The answer to last week’s crocodile mystery?
As Jan Kellett correctly pointed out in her comment to the October Crocodile Mystery, the red-orange concentric circles in this image are an “offset mark made by a seal.” The mark was made by the waxy residue and impression from a privy seal which was once enclosed within a letter. Early modern letters often mention things enclosed (another letter, seeds, a lock of hair, a recipe, a poem) but rarely do we see the proof of such an enclosure.
Detail from L.a.814, fol. 2v, Folger Shakespeare Library
The letter itself is dated May 17, 1589. It was sent by George Talbot, Earl of Shrewsbury to Richard Bagot. It is part of the Folger’s Bagot collection which dates from 1428-1671, with the bulk of the letters written in the lifetimes of Richard Bagot (d. 1597) and his son Walter (1557-1623). The papers touch on an extensive range of topics, from spying on recusants to family squabbles to the spread of the plague. The collection also contains correspondence with notable figures of the day, such as William Cecil, Lord Burghley and Robert Devereux, Earl of Essex.
The letter informs Bagot that a privy seal is enclosed. Writing from Brierley Lodge, Shrewsbury instructs Bagot to give the privy seal to Richard Endsore of Bromley, gentleman. He further commands that Bagot use his own servants to make the delivery, or else any other known officer in Endsore’s “hundred” (a subdivision of a county). Shrewsbury explains that he has just received a discharge for Mr. Wolverson touching his payment of the loan money, and that he has named Endsore as Wolverson’s replacement.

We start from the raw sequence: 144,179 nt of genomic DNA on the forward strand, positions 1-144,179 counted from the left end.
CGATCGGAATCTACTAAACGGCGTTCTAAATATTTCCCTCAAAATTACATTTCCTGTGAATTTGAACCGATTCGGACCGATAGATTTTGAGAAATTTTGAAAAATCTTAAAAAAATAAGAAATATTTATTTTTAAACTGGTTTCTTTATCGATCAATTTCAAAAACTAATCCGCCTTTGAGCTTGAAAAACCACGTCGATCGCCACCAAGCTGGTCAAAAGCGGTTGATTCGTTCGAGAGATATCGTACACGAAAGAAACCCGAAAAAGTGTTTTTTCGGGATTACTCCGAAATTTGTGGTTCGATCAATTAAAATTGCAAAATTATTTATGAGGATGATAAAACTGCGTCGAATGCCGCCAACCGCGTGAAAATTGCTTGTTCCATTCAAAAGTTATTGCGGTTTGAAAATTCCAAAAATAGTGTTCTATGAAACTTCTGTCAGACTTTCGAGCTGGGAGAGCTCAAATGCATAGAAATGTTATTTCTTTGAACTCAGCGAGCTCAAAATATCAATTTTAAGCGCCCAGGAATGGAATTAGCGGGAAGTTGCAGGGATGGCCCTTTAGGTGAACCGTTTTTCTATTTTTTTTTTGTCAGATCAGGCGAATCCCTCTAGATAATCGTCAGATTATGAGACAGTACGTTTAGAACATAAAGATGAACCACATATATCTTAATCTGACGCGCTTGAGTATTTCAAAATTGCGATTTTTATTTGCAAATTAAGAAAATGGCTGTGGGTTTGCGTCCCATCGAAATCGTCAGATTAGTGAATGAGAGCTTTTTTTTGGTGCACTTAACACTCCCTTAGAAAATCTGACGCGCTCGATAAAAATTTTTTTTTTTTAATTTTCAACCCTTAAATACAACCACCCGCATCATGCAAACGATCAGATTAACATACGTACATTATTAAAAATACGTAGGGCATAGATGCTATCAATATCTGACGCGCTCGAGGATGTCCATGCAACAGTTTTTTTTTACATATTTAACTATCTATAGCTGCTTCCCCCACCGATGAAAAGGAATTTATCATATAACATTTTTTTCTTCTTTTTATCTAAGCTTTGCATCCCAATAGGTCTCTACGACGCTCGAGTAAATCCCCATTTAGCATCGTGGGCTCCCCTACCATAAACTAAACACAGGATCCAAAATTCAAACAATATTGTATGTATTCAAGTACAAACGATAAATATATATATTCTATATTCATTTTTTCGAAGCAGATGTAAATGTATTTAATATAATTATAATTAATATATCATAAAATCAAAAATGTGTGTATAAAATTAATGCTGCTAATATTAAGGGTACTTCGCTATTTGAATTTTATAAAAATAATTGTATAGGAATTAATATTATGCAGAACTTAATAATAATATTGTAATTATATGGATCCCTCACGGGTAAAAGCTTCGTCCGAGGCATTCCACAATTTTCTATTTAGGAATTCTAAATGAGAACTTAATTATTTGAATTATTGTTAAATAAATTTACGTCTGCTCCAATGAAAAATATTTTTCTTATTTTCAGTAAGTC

The term “privy seal” in this case applies to both the seal itself and the warrant demanding a forced loan, which would have been affixed to it. A reproduction of a privy seal forced loan letter from 1589 appears in Richard Hoyle, Tudor Taxation Records: A Guide for Users (PRO Readers’ Guide No. 5), 1994, p. 40. In it, the queen demands the loan to cover England’s preparations against Spain. The loans were usually for one or two years, and if individuals (such as Mr. Wolverson) could prove that they were unable to raise the money, the privy seal could be redirected. As Lord Lieutenant of Staffordshire, Shrewsbury would have been tasked with distributing Elizabeth I’s privy seal letters to individuals in his county. He relied on deputy lieutenants such as Richard Bagot to make sure that the payments (in this case, 25 pounds) happened.
Privy seals are mentioned many times in the Bagot collection: privy seals were regularly sent or delivered by Bagot family members, or others within their circle. In L.a.63 two privy seals are mentioned by Lewis Bagot (Richard Bagot’s grandson and Walter Bagot’s son). Lewis Bagot writes that he has delivered a privy seal to a Mr. Brown and the other one he has in his keeping (this letter was recently exhibited in the Age of Lawyers: The Roots of American Law in Shakespeare’s Britain at the Folger). In L.a.79 Richard Bagot sends a privy seal for a loan to the Vicar of Dovebridge and Marston; an impression of the seal can be seen in this letter. In L.a.104 Walter Bagot writes to Thomas Kery that of 84 privy seals sent to him, he has delivered 55 and is sending the remainder back because the men named cannot make the loans. In L.a.203 Richard Bagot is informed that John Jolley of Leake cannot pay the privy seal, but his son is more sufficient to discharge the same.
Notice that there is another seal on the address leaf of the letter.
That red seal, made of resin rather than beeswax, was used to close the letter packet, using the tuck-and-seal method of closure. The juxtaposition of the seal used to close the letter with the ghostly remains of the enclosed privy seal is an important reminder of the ubiquity of seals and their various functions: as a form of authentication, a form of closure, and a warrant to pay.